How Parents Can Find Support for Children with Cognitive Disabilities

b3As a parent, it is not easy having a child with any disability. However, some things are inevitable. And sometimes, having a child with disabilities is one of them. In a word, cognitive disabilities are intellectual impairments. It means some part of the brain is not functioning optimally. In a child, this condition affects intellectual functioning and adaptive behavior.

There are many ways cognitive disabilities can be discovered in children. Some parents start getting worried when their child does not sit, crawl or walk at the right time. Also, slow speech and difficulty in learning things in children are pointers that something is wrong. At this point, parents would likely seek medical intervention. Medical report can either confirm or allay their fears. Examples of cognitive disabilities are autism, down’s syndrome, and cerebral palsy.

In the society today, a lot of people do not understand the struggle of children that have cognitive disabilities. They are sometimes seen as weak, slow or dumb. It can be quite hard as a parent to face this situation one day after the other. For parents whose child got diagnosed with a form of cognitive disability, the first reaction is fear and apprehension. The fear is often based on how the child will survive while the anxiety is on how best to manage the disability, so the child does not go through life feeling like a reject. You can find help for your child through this trying period by finding support in so many ways. Various methods of finding the support needed are discussed below:

Research the Disorder: The first thing you should do after the doctor has confirmed that your child has the cognitive disability is to learn everything you can about it. This will aid you in being adequately informed and updated about it. If any strange thing should happen, it will not take you by surprise. You may ask how this brings about support for the child. The first person a child can relate with is the parent. So, when your children understand that you know what they are going through, it is a step to conquering the world. It builds confidence in them. It makes them want to try their best to be better for their parent. Essentially, a parent’s support is a source of motivation. Carrying out research online, for instance, can help to discover good support groups in your local area. The support group can be for your child, or it can be for you. The crux of it is you should always carry out your research.

Network with Other Parents: It should not come as a wonder that networking can be a source of support for children with cognitive disabilities. There are lots of groups on social media where parents who are going through something similar share ideas and experience. You get to know parents of those children while your child might also interact with them one on one at a later date. Being in this form of the group can also help you understand the milestone development of your child. In essence, you know you are not alone in the situation. Your child also knows he/she is not alone in the situation as well.

Group Activities for Your Child: Getting your child engaged in peer activities will boost their social skills and confidence. It serves as a form of support group because your baby is learning new abilities. The skills are not just limited to what is being taught. Your child also builds better intellectual capabilities. Vocabulary skills are improved, and your ward gets to work on interpersonal relationships. Your child might just find a buddy in this activity that will become a friend for life.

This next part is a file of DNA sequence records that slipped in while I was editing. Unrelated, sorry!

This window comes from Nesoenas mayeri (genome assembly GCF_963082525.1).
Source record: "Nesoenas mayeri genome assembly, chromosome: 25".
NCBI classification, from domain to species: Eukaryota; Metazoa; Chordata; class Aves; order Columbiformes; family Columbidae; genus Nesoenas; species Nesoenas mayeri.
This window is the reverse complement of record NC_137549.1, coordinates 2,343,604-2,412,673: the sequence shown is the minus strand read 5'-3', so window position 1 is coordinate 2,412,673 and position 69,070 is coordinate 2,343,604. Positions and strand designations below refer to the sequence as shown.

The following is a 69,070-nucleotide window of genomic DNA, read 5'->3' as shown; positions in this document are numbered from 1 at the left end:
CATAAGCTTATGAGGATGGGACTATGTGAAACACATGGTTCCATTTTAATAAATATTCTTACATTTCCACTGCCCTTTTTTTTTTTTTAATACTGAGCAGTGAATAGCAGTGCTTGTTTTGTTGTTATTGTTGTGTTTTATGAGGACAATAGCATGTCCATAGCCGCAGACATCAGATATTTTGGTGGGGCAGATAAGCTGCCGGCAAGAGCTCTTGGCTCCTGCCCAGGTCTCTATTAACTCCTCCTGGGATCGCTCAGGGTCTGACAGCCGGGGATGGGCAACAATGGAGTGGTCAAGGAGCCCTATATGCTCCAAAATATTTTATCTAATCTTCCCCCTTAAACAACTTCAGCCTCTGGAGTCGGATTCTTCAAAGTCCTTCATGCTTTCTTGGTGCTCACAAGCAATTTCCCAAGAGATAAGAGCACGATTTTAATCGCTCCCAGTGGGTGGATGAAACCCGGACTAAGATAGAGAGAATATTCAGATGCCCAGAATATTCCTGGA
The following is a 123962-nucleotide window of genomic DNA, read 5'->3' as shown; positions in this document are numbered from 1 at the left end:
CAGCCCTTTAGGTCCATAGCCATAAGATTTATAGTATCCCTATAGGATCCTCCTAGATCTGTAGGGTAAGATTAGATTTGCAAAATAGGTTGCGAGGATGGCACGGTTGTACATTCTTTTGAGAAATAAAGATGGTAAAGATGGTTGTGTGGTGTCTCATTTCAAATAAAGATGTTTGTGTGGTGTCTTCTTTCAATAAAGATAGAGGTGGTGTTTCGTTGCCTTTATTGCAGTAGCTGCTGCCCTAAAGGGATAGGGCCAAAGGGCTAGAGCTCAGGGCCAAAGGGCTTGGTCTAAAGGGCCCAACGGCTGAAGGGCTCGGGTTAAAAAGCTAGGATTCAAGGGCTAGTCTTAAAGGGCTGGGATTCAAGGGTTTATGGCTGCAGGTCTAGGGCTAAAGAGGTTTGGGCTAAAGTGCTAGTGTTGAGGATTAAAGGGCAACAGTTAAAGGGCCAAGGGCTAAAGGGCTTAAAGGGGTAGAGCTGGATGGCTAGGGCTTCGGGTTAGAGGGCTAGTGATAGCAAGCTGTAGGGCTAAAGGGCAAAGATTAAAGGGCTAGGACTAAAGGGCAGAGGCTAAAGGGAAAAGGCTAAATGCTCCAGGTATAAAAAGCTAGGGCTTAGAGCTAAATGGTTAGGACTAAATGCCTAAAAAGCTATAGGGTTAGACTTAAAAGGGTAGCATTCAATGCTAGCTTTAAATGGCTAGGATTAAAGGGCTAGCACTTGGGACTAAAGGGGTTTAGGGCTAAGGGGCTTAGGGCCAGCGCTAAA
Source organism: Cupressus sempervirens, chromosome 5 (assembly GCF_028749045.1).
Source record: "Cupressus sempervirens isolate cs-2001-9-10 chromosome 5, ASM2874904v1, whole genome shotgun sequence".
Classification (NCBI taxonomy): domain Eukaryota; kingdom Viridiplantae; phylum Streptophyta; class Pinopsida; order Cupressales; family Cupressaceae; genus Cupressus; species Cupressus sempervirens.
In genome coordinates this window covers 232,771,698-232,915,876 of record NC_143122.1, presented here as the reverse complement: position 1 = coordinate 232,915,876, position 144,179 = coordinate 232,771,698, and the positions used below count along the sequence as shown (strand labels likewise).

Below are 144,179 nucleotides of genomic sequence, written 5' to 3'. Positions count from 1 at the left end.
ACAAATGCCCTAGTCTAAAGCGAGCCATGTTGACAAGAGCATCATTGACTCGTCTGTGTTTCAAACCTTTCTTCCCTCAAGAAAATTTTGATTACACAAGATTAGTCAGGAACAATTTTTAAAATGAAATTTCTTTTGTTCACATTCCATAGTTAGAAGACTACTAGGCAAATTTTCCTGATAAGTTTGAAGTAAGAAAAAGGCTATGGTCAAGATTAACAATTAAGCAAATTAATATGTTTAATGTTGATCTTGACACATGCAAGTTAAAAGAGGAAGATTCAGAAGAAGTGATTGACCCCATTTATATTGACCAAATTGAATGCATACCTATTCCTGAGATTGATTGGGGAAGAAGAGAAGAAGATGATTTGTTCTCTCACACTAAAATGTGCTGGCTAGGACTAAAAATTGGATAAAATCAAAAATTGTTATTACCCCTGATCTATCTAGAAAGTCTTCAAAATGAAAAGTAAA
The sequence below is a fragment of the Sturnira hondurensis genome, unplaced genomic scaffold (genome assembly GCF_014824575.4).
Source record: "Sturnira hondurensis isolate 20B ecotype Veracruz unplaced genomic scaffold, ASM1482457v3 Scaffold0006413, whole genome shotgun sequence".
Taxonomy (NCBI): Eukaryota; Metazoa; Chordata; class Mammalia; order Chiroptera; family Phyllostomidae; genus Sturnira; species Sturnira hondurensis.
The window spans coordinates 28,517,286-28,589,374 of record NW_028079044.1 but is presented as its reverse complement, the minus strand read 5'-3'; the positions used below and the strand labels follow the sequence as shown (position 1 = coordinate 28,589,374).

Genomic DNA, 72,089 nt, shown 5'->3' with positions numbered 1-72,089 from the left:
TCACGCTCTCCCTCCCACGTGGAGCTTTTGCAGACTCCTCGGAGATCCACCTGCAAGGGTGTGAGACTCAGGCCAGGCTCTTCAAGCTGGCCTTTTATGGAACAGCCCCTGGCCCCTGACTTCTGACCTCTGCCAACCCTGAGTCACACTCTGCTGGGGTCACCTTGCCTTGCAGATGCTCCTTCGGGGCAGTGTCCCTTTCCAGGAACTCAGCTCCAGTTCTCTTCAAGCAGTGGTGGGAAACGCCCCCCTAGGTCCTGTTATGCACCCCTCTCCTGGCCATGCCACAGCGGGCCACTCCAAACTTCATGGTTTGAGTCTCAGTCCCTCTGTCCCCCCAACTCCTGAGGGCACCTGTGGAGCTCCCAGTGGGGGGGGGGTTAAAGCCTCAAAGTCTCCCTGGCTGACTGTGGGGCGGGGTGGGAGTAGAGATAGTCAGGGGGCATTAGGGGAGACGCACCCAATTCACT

Encourage Your Child to Be Independent: As a parent, you can find support for your children by reinforcing his independency. Place healthy restrictions on your child. They are capable of doing much more than you think. If you don’t allow them to try, they also will not know what they can do. Let your children do new things and cheer them for getting it right. If you have other children, tell them the importance of support. Do not exclude your kid with learning disabilities when giving out tasks. Do not treat you child any differently. Your other children might pick it up from you. Encourage your child and watch others follow suit.

Stay Involved: Your role in the life of your child with cognitive disabilities does not end in the home. Participate in the education of that child. Always go for parent meetings. Get the school teaching curriculum and educate yourself on the instructing method the school is using. When you know all these, your child can bring problems home from school, and you will be able to solve it entirely. Your child will be excited that you know all he knows.

Get A Support Teacher: You can get support for your child by getting a support teacher. You can liaise with your son’s school to make sure your child gets extra help. Getting a support teacher for your children means that they can learn at their own convenient pace. When done this way, learning for your child is more fun.

Bottom Line

Your child with cognitive disabilities is still a child. Children love to be free. They like to express themselves freely, and they love to have fun. The behavior is the same for your child. Your children might appear different. But at heart, they are just kids who want to be a full part of the world. Getting the right support for your child will help him to develop and be who he is meant to be. Do seclude your children from the world. If you do, you are destroying their inherent potentials. Celebrate your child’s difference and get support for him/her. If you do all these, the disabilities may not go away. It will get better and easier to cope over time. By the time your child becomes an adult, he/she will be a very independent and confident person.

Photo Credit: Specialeducation